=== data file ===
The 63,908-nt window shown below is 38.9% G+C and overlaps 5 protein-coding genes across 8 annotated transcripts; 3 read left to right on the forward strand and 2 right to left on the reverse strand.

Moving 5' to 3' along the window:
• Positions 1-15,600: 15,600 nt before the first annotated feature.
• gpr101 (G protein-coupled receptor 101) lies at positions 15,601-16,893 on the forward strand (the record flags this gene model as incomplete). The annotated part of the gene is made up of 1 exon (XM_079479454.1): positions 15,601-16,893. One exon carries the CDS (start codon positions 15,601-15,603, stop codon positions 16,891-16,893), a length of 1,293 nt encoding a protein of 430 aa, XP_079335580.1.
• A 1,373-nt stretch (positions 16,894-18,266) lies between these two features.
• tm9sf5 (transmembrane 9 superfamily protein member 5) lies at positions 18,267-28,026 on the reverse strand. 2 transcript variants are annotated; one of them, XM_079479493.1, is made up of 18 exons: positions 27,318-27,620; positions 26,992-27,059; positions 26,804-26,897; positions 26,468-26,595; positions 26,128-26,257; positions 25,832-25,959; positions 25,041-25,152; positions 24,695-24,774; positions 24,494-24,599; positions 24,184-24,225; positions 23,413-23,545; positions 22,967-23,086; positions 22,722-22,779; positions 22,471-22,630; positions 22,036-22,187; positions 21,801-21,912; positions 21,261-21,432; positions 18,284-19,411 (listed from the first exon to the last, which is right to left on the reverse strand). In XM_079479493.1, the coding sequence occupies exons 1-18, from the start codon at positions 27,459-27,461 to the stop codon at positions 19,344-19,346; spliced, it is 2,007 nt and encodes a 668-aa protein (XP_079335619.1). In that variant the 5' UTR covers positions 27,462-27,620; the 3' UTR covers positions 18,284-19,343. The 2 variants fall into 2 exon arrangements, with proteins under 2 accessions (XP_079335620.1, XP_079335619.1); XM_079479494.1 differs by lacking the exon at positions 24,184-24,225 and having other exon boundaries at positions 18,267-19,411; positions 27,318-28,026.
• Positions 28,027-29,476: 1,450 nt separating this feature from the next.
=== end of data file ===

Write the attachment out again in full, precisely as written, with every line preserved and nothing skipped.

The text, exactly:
The 63,908-nt window shown below is 38.9% G+C and overlaps 5 protein-coding genes across 8 annotated transcripts; 3 read left to right on the forward strand and 2 right to left on the reverse strand.

Moving 5' to 3' along the window:
• Positions 1-15,600: 15,600 nt before the first annotated feature.
• gpr101 (G protein-coupled receptor 101) lies at positions 15,601-16,893 on the forward strand (the record flags this gene model as incomplete). The annotated part of the gene is made up of 1 exon (XM_079479454.1): positions 15,601-16,893. One exon carries the CDS (start codon positions 15,601-15,603, stop codon positions 16,891-16,893), a length of 1,293 nt encoding a protein of 430 aa, XP_079335580.1.
• A 1,373-nt stretch (positions 16,894-18,266) lies between these two features.
• tm9sf5 (transmembrane 9 superfamily protein member 5) lies at positions 18,267-28,026 on the reverse strand. 2 transcript variants are annotated; one of them, XM_079479493.1, is made up of 18 exons: positions 27,318-27,620; positions 26,992-27,059; positions 26,804-26,897; positions 26,468-26,595; positions 26,128-26,257; positions 25,832-25,959; positions 25,041-25,152; positions 24,695-24,774; positions 24,494-24,599; positions 24,184-24,225; positions 23,413-23,545; positions 22,967-23,086; positions 22,722-22,779; positions 22,471-22,630; positions 22,036-22,187; positions 21,801-21,912; positions 21,261-21,432; positions 18,284-19,411 (listed from the first exon to the last, which is right to left on the reverse strand). In XM_079479493.1, the coding sequence occupies exons 1-18, from the start codon at positions 27,459-27,461 to the stop codon at positions 19,344-19,346; spliced, it is 2,007 nt and encodes a 668-aa protein (XP_079335619.1). In that variant the 5' UTR covers positions 27,462-27,620; the 3' UTR covers positions 18,284-19,343. The 2 variants fall into 2 exon arrangements, with proteins under 2 accessions (XP_079335620.1, XP_079335619.1); XM_079479494.1 differs by lacking the exon at positions 24,184-24,225 and having other exon boundaries at positions 18,267-19,411; positions 27,318-28,026.
• Positions 28,027-29,476: 1,450 nt separating this feature from the next.